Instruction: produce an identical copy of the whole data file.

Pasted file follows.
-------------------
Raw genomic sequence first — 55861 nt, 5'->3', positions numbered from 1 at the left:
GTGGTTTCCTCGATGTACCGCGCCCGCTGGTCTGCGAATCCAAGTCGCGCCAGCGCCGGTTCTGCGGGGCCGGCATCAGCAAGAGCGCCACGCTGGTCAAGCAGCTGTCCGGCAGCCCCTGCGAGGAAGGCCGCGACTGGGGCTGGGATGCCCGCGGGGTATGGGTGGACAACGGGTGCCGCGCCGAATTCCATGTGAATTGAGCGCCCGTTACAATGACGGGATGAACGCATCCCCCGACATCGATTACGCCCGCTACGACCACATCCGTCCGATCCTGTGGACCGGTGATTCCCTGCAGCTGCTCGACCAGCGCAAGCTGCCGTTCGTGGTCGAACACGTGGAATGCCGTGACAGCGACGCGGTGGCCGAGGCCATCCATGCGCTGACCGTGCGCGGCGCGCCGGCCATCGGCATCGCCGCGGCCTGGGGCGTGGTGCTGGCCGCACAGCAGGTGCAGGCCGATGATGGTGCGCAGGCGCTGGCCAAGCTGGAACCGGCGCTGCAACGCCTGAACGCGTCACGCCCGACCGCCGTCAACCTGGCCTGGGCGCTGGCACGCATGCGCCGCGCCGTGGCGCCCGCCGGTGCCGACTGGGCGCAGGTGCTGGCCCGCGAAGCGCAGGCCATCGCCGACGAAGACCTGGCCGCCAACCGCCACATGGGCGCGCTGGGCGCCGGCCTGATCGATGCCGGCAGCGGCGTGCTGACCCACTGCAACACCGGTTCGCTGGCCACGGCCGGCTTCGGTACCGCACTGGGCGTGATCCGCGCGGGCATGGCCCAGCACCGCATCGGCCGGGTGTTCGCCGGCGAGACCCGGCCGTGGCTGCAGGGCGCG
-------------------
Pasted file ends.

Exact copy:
Raw genomic sequence first — 55861 nt, 5'->3', positions numbered from 1 at the left:
GTGGTTTCCTCGATGTACCGCGCCCGCTGGTCTGCGAATCCAAGTCGCGCCAGCGCCGGTTCTGCGGGGCCGGCATCAGCAAGAGCGCCACGCTGGTCAAGCAGCTGTCCGGCAGCCCCTGCGAGGAAGGCCGCGACTGGGGCTGGGATGCCCGCGGGGTATGGGTGGACAACGGGTGCCGCGCCGAATTCCATGTGAATTGAGCGCCCGTTACAATGACGGGATGAACGCATCCCCCGACATCGATTACGCCCGCTACGACCACATCCGTCCGATCCTGTGGACCGGTGATTCCCTGCAGCTGCTCGACCAGCGCAAGCTGCCGTTCGTGGTCGAACACGTGGAATGCCGTGACAGCGACGCGGTGGCCGAGGCCATCCATGCGCTGACCGTGCGCGGCGCGCCGGCCATCGGCATCGCCGCGGCCTGGGGCGTGGTGCTGGCCGCACAGCAGGTGCAGGCCGATGATGGTGCGCAGGCGCTGGCCAAGCTGGAACCGGCGCTGCAACGCCTGAACGCGTCACGCCCGACCGCCGTCAACCTGGCCTGGGCGCTGGCACGCATGCGCCGCGCCGTGGCGCCCGCCGGTGCCGACTGGGCGCAGGTGCTGGCCCGCGAAGCGCAGGCCATCGCCGACGAAGACCTGGCCGCCAACCGCCACATGGGCGCGCTGGGCGCCGGCCTGATCGATGCCGGCAGCGGCGTGCTGACCCACTGCAACACCGGTTCGCTGGCCACGGCCGGCTTCGGTACCGCACTGGGCGTGATCCGCGCGGGCATGGCCCAGCACCGCATCGGCCGGGTGTTCGCCGGCGAGACCCGGCCGTGGCTGCAGGGCGCG